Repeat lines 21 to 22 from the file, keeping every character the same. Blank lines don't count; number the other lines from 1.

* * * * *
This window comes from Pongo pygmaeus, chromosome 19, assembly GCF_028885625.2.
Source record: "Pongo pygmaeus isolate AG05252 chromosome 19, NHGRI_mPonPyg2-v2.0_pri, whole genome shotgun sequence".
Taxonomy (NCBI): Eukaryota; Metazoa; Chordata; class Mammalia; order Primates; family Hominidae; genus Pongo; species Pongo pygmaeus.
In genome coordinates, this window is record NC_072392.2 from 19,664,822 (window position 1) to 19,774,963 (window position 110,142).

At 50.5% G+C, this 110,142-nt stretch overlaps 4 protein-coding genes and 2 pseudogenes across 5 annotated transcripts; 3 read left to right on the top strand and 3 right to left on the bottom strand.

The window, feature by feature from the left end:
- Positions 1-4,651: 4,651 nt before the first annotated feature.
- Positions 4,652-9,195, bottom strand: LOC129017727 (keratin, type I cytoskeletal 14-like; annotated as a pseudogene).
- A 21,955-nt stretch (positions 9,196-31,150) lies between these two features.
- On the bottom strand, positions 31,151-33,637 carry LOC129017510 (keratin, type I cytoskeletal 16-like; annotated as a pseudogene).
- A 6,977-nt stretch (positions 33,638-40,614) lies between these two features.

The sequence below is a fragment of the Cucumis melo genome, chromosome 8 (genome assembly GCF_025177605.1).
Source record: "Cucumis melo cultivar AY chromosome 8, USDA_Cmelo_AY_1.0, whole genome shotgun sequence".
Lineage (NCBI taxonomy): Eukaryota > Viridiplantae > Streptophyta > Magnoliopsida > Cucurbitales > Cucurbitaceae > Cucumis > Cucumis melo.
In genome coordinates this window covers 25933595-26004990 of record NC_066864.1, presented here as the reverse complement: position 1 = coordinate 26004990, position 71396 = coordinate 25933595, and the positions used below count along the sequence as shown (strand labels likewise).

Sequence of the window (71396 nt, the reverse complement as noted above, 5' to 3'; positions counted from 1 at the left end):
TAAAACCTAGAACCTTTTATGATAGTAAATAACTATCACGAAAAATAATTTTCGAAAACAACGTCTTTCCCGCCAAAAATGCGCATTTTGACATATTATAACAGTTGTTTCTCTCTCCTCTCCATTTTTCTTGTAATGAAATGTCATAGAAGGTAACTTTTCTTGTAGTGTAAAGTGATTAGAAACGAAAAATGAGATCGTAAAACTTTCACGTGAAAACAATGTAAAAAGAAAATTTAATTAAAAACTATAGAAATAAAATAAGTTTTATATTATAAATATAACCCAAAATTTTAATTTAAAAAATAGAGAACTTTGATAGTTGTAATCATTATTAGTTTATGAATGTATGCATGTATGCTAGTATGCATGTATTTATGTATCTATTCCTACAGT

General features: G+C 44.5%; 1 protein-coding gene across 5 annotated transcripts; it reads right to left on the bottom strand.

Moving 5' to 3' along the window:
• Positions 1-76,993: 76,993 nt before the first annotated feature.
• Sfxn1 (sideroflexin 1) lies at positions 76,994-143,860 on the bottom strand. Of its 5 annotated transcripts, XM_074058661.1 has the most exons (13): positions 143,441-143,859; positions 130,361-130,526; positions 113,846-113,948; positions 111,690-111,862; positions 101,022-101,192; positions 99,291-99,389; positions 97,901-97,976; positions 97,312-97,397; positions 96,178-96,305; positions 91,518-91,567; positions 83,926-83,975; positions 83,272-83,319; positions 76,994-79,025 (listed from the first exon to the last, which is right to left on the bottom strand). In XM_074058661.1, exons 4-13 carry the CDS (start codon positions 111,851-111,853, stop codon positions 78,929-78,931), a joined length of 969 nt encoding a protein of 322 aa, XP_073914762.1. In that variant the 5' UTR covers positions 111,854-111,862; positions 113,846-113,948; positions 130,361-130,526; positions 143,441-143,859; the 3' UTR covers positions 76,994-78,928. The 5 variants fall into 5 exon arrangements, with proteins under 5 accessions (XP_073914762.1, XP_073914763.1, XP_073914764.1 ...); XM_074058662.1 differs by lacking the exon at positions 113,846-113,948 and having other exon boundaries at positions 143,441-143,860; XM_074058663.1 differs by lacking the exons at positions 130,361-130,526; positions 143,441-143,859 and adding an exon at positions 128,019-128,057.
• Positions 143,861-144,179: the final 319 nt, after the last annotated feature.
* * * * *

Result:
• Sfxn1 (sideroflexin 1) lies at positions 76,994-143,860 on the bottom strand. Of its 5 annotated transcripts, XM_074058661.1 has the most exons (13): positions 143,441-143,859; positions 130,361-130,526; positions 113,846-113,948; positions 111,690-111,862; positions 101,022-101,192; positions 99,291-99,389; positions 97,901-97,976; positions 97,312-97,397; positions 96,178-96,305; positions 91,518-91,567; positions 83,926-83,975; positions 83,272-83,319; positions 76,994-79,025 (listed from the first exon to the last, which is right to left on the bottom strand). In XM_074058661.1, exons 4-13 carry the CDS (start codon positions 111,851-111,853, stop codon positions 78,929-78,931), a joined length of 969 nt encoding a protein of 322 aa, XP_073914762.1. In that variant the 5' UTR covers positions 111,854-111,862; positions 113,846-113,948; positions 130,361-130,526; positions 143,441-143,859; the 3' UTR covers positions 76,994-78,928. The 5 variants fall into 5 exon arrangements, with proteins under 5 accessions (XP_073914762.1, XP_073914763.1, XP_073914764.1 ...); XM_074058662.1 differs by lacking the exon at positions 113,846-113,948 and having other exon boundaries at positions 143,441-143,860; XM_074058663.1 differs by lacking the exons at positions 130,361-130,526; positions 143,441-143,859 and adding an exon at positions 128,019-128,057.
• Positions 143,861-144,179: the final 319 nt, after the last annotated feature.